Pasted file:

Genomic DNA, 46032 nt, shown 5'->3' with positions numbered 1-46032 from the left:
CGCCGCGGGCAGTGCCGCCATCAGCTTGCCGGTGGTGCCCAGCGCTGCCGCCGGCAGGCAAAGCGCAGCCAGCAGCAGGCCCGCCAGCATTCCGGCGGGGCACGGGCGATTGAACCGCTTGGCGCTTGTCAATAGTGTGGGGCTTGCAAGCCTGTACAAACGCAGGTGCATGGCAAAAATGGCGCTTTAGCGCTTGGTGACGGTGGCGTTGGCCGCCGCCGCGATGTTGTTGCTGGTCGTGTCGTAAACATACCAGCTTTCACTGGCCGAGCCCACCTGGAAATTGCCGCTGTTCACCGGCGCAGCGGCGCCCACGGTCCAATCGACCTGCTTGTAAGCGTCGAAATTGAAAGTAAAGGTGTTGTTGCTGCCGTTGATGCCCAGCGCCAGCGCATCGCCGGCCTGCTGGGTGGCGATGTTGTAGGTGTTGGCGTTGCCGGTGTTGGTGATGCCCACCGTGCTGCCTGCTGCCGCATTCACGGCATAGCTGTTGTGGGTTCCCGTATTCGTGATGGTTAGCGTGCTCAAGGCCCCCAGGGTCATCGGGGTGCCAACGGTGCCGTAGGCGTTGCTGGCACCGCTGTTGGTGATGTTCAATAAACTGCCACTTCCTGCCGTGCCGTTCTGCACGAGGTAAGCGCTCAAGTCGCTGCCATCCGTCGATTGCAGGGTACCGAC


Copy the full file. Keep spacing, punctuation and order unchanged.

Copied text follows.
Genomic DNA, 46032 nt, shown 5'->3' with positions numbered 1-46032 from the left:
CGCCGCGGGCAGTGCCGCCATCAGCTTGCCGGTGGTGCCCAGCGCTGCCGCCGGCAGGCAAAGCGCAGCCAGCAGCAGGCCCGCCAGCATTCCGGCGGGGCACGGGCGATTGAACCGCTTGGCGCTTGTCAATAGTGTGGGGCTTGCAAGCCTGTACAAACGCAGGTGCATGGCAAAAATGGCGCTTTAGCGCTTGGTGACGGTGGCGTTGGCCGCCGCCGCGATGTTGTTGCTGGTCGTGTCGTAAACATACCAGCTTTCACTGGCCGAGCCCACCTGGAAATTGCCGCTGTTCACCGGCGCAGCGGCGCCCACGGTCCAATCGACCTGCTTGTAAGCGTCGAAATTGAAAGTAAAGGTGTTGTTGCTGCCGTTGATGCCCAGCGCCAGCGCATCGCCGGCCTGCTGGGTGGCGATGTTGTAGGTGTTGGCGTTGCCGGTGTTGGTGATGCCCACCGTGCTGCCTGCTGCCGCATTCACGGCATAGCTGTTGTGGGTTCCCGTATTCGTGATGGTTAGCGTGCTCAAGGCCCCCAGGGTCATCGGGGTGCCAACGGTGCCGTAGGCGTTGCTGGCACCGCTGTTGGTGATGTTCAATAAACTGCCACTTCCTGCCGTGCCGTTCTGCACGAGGTAAGCGCTCAAGTCGCTGCCATCCGTCGATTGCAGGGTACCGAC